Some investors may be wary that nearly 83% of the merged company's rent will come from the retail sector, but note that it'll be a hugely diversified portfolio with consumer defensive companies like Walgreens, Dollar General, Dollar Tree, Walmart, and CVS Health's CVS Pharmacy forming is largest client base.
Also, Realty Income plans to spin off all office properties into a separate publicly traded REIT, so that takes care of any concerns shareholders may have about the future of office spaces in a pandemic world.
Last quarter, Realty Income raised its 2021 adjusted funds from operations (AFFO) guidance to $3.465 per share at the midpoint. The merger is expected to immediately add 10% or more to its 2021 AFFO. The prospects are compelling, considering the stock currently trades at only about 19.6 times 2021 AFFO and yields 4.2%.
This Dividend Aristocrat keeps proving critics wrong
Caterpillar ( CAT -0.97% ) shares are almost 23% off their 52-week highs, and the dividend yield is a good 2.3%, making it a really smart Dividend Aristocrat to buy at current prices.
2020 was a tough year for Caterpillar but it has bounced back strongly since. In its second quarter, the company grew revenue by 29% year over year and more than doubled its operating profit.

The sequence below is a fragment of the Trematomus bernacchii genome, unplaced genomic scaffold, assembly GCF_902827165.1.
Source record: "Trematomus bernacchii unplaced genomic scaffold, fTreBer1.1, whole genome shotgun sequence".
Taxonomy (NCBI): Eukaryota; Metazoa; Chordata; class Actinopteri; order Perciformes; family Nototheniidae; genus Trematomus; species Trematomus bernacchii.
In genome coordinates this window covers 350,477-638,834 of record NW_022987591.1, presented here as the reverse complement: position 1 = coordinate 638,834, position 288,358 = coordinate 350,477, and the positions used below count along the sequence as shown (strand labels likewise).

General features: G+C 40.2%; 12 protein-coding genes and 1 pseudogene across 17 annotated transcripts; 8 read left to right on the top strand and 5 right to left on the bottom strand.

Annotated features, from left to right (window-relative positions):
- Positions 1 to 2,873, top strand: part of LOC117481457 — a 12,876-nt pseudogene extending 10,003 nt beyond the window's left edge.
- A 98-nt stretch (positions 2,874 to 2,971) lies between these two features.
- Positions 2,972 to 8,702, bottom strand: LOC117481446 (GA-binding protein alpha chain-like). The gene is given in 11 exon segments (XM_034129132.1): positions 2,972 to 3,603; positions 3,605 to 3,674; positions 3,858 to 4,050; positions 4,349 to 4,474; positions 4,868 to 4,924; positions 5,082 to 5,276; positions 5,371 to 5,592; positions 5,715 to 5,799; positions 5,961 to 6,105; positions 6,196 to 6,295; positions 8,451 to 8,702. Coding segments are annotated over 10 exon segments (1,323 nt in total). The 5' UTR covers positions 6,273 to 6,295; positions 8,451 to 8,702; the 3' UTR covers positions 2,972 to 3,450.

Importantly, many feared the cyclical stock could fail to keep its dividend streak alive. Yet Caterpillar increased its dividend by 8% in June, marking its 27th consecutive annual dividend increase. It also resumed share repurchases in the second quarter.
During its second-quarter earnings call, Caterpillar's management stressed how it intends to return substantially all of its cash flows from core machinery, energy, and transportation (ME&T) businesses to shareholders "through cycles." In other words, even in a down year, Caterpillar should continue to increase dividends. Also, it generated $3.4 billion in cash flow from ME&T through the first half of the year, and is targeting $4 billion-$8 billion for the full year.